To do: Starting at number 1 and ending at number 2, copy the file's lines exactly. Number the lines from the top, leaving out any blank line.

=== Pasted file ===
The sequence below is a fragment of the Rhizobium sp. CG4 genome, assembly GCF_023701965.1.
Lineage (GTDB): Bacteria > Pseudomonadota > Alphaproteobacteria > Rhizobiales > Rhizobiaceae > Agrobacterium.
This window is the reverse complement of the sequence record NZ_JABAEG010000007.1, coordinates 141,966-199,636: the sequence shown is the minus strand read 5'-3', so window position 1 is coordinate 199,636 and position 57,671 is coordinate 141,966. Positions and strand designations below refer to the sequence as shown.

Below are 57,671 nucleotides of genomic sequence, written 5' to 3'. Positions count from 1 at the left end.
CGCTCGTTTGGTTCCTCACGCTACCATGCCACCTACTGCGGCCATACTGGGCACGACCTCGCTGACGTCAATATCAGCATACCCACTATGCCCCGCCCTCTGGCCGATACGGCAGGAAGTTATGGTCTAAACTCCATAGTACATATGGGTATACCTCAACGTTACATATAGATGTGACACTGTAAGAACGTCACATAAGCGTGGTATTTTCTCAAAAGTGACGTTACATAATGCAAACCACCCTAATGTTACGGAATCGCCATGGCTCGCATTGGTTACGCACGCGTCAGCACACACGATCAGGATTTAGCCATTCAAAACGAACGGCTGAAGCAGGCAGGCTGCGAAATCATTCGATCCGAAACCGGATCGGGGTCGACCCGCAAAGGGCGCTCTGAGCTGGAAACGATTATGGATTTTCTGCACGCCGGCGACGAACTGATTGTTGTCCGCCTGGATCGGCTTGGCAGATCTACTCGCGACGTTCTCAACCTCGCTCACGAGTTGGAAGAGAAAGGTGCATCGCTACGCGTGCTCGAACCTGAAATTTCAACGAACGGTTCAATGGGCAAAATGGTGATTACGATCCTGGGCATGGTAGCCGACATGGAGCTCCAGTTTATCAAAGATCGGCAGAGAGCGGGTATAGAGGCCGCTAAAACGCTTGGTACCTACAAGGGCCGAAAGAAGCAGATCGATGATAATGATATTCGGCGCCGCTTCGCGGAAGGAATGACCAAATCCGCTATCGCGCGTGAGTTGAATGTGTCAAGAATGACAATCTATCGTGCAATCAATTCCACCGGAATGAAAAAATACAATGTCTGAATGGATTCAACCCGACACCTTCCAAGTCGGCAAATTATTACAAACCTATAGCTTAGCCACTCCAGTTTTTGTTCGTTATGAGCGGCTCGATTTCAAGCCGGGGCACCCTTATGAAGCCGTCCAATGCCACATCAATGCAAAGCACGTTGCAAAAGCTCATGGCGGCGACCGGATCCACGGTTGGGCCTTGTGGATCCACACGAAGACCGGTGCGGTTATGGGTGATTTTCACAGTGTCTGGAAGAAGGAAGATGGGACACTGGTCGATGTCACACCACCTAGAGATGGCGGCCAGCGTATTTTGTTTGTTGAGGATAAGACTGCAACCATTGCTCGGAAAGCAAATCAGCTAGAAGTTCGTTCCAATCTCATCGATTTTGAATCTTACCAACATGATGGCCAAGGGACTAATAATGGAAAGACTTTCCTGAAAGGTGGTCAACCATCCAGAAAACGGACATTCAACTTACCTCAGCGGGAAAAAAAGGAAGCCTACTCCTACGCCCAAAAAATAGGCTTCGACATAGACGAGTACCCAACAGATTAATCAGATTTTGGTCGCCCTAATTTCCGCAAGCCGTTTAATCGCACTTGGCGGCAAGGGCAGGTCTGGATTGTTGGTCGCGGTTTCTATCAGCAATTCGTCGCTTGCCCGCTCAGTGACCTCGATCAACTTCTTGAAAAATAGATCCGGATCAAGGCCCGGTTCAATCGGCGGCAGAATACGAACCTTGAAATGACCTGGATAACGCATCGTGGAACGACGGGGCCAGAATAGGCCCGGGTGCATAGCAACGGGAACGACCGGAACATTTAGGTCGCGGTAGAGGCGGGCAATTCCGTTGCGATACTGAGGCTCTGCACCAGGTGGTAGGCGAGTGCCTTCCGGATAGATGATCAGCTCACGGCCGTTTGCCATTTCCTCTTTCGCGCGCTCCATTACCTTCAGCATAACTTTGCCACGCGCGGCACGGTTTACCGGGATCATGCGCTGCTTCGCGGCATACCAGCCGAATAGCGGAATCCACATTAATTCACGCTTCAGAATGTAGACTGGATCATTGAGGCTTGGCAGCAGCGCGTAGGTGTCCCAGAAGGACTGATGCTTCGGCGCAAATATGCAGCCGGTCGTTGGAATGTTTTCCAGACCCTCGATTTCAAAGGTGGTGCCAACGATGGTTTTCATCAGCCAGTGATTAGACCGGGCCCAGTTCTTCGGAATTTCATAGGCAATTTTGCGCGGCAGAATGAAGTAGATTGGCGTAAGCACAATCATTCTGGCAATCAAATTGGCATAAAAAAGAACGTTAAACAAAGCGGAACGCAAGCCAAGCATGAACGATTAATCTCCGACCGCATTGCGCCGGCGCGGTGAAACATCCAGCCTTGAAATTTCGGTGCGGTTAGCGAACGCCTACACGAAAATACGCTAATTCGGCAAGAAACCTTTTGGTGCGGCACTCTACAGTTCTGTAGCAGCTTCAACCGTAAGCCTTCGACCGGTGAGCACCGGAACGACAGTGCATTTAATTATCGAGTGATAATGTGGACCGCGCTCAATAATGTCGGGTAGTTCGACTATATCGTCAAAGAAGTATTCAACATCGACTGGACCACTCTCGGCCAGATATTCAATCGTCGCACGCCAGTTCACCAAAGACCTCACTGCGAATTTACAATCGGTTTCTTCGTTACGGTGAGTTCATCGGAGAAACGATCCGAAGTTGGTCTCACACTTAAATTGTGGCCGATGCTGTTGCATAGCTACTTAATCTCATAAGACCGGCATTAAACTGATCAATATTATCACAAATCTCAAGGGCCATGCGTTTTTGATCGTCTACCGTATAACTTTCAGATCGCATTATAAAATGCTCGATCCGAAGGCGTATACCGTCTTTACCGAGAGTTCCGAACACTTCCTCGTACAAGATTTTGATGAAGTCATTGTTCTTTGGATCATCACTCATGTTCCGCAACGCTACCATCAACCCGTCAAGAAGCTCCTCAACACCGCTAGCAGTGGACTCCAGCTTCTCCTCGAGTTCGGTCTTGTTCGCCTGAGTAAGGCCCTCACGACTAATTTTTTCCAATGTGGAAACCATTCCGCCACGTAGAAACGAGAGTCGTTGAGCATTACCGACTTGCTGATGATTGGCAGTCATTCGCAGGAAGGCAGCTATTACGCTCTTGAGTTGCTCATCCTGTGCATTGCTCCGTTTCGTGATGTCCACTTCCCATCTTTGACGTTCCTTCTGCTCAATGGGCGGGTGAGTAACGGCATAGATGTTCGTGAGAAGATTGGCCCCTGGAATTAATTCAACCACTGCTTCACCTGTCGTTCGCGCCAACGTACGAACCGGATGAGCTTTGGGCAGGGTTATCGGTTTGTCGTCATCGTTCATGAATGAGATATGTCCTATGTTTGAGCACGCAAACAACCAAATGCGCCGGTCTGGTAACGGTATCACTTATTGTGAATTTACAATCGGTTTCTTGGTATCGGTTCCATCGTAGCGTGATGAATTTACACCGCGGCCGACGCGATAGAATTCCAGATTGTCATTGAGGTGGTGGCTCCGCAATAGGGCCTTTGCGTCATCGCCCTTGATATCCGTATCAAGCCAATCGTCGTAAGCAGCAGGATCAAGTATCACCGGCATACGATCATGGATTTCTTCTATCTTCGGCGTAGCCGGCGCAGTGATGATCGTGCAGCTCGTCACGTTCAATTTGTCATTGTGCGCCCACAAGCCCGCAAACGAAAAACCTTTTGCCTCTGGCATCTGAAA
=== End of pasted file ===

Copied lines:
The sequence below is a fragment of the Rhizobium sp. CG4 genome, assembly GCF_023701965.1.
Lineage (GTDB): Bacteria > Pseudomonadota > Alphaproteobacteria > Rhizobiales > Rhizobiaceae > Agrobacterium.